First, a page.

top of page

of the barren & fruitful

This painting captures a poignant moment in the life of Rachel. A young Reuben has just returned from the fields to his mother, bearing in his hands a mandrake root, an ancient aphrodisiac. Desperate for its supposed fertility benefits, Rachel has begged her sister for the root and Leah has bartered it for the one thing she envies her sister for; the time and attention of their shared husband. While each sister has seemingly momentarily gained the prize she wants, there is still a lack of contentment on either of their faces and the waving field of grain still divides the space they occupy.

Rachel clings to her recently acquired mandrake root, the representation of both what she has—the affections of her husband—and what she will give anything for—children. Facing the opposite direction, Leah clings to what she has—a beautiful young child—but she gazes into the distance at what she also desperately craves, the affections of her husband. Each is completely absorbed in the pain of their individual experience and seemingly unaware of the beauty and bounty that surround them. The child gazes intently back at the viewer, both as an homage to the work of my hero, Carl Bloch, and as a silent invitation for the viewer to stop and consider the pain and longing that may exist in their seemingly beautiful and serene social circles.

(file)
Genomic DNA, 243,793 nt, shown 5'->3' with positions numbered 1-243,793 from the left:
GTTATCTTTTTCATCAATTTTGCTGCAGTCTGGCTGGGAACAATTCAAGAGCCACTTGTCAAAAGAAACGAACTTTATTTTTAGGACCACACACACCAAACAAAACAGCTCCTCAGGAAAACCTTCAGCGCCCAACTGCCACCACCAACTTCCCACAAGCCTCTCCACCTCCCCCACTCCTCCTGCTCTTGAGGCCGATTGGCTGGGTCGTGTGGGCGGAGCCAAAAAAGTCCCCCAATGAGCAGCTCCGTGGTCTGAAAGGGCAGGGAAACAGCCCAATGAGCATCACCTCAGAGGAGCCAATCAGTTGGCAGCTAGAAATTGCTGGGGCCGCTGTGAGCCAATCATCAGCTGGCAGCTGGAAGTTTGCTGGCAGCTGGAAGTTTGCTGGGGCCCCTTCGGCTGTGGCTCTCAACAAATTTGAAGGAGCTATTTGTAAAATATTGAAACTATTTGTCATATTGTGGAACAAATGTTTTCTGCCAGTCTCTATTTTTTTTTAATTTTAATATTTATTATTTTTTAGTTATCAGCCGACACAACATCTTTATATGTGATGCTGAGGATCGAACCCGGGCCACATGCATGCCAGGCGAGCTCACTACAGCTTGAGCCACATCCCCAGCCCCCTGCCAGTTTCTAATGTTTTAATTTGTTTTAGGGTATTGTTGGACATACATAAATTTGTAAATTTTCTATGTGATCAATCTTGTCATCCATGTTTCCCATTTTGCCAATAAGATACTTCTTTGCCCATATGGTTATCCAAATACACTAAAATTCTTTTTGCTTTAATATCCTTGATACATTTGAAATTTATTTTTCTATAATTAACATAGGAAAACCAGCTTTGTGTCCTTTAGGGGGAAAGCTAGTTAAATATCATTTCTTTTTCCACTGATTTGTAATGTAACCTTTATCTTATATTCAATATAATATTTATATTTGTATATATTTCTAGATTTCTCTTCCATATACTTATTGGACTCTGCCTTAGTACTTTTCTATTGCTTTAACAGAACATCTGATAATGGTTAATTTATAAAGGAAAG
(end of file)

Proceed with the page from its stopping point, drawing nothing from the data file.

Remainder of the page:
“Then Rachel said to Leah, Give me, I pray thee, of thy son’s mandrakes. And she said unto her, Is it a small matter that thou hast taken my husband? and wouldst thou take away my son’s mandrakes also?”
                                                                       —Genesis 30:14-15
bottom of page